Unformatted text preview: or from SSE or SSE2 instructions that operate on MMX registers to x87 FPU instructions should be preceded by execution of the EMMS instruction. 11.6.8 Compatibility of SIMD and x87 FPU Floating-Point Data Types SSE and SSE2 extensions operate on the same single-precision and double-precision floating-point data types that the x87 FPU operates on. However, when operating on these data types, the SSE and SSE2 extensions operate on them in their native format (single-precision or double-precision), in contrast to the x87 FPU which extends them to double extended-precision floating-point format to perform computations and then rounds the result back to a single-precision or double-precision format before writing results to memory. Because the x87 FPU operates on a higher precision format and then rounds the result to a lower precision format, it may return a slightly different result when performing the same operation on the same single-precision or double-precision floating-point values than is returned by the SSE and SSE2 extensions. The difference occurs only in the least-significant bits of the significand. 11.6.9 Mixing Packed and Scalar Floating-Point and 128-Bit SIMD Integer Instructions and Data SSE and SSE2 extensions define typed operations on packed and scalar floatingpoint data types and on 128-bit SIMD integer data types, but IA-32 processors do not enforce this typing at the architectural level. They only enforce it at the microarchitectural level. Therefore, when a Pentium 4 or Intel Xeon processor loads a packed or scalar floating-point operand or a 128-bit packed integer operand from memory into an XMM register, it does not check that the actual data being loaded matches the data type specified in the instruction. Likewise, when the processor performs an 11-32 Vol. 1 PROGRAMMING WITH STREAMING SIMD EXTENSIONS 2 (SSE2) arithmetic operation on the data in an XMM register, it does not check that the data being operated on matches the data type specified in the instruction. As a general rule, because data typing of SIMD floating-point and integer data types is not enforced at the architectural level, it is the responsibility of the programmer, assembler, or compiler to insure that code enforces data typing. Failure to enforce correct data typing can lead to computations that return unexpected results. For example, in the following code sample, two packed single-precision floating-point operands are moved from memory into XMM registers (using MOVAPS instructions); then a double-precision packed add operation (using the ADDPD instruction) is performed on the operands: movaps xmm0, [eax] ; EAX register contains pointer to packed ; single-precision floating-point operand movaps addpd xmm1, [ebx] xmm0, xmm1 Pentium 4 and Intel Xeon processors execute these instructions without generating an invalid-operand exception (#UD) and will produce the expected results in register XMM0 (that is, the high and low 64-bits of each register will be treated...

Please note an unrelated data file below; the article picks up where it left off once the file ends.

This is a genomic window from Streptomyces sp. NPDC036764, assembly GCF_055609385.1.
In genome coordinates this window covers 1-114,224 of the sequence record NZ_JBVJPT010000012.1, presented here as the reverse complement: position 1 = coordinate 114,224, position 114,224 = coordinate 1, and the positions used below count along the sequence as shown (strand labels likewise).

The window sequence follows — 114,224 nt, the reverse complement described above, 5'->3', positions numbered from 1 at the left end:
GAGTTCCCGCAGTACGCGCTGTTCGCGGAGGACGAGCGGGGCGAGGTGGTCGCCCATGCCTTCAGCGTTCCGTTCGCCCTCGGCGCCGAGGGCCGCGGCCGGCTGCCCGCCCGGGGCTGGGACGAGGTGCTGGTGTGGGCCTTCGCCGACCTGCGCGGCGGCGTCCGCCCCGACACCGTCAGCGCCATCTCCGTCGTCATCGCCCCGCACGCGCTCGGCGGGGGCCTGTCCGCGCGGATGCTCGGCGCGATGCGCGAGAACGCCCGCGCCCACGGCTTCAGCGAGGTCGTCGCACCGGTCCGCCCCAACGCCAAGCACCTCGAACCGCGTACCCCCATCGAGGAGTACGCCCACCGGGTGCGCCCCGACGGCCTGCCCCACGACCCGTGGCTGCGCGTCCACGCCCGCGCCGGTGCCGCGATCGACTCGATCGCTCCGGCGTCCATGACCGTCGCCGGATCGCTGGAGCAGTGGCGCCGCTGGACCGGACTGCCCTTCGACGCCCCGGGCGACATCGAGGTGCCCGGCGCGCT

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This note was uploaded on 10/01/2013 for the course CPE 103 taught by Professor Watlins during the Winter '11 term at Mississippi State.
- Winter '11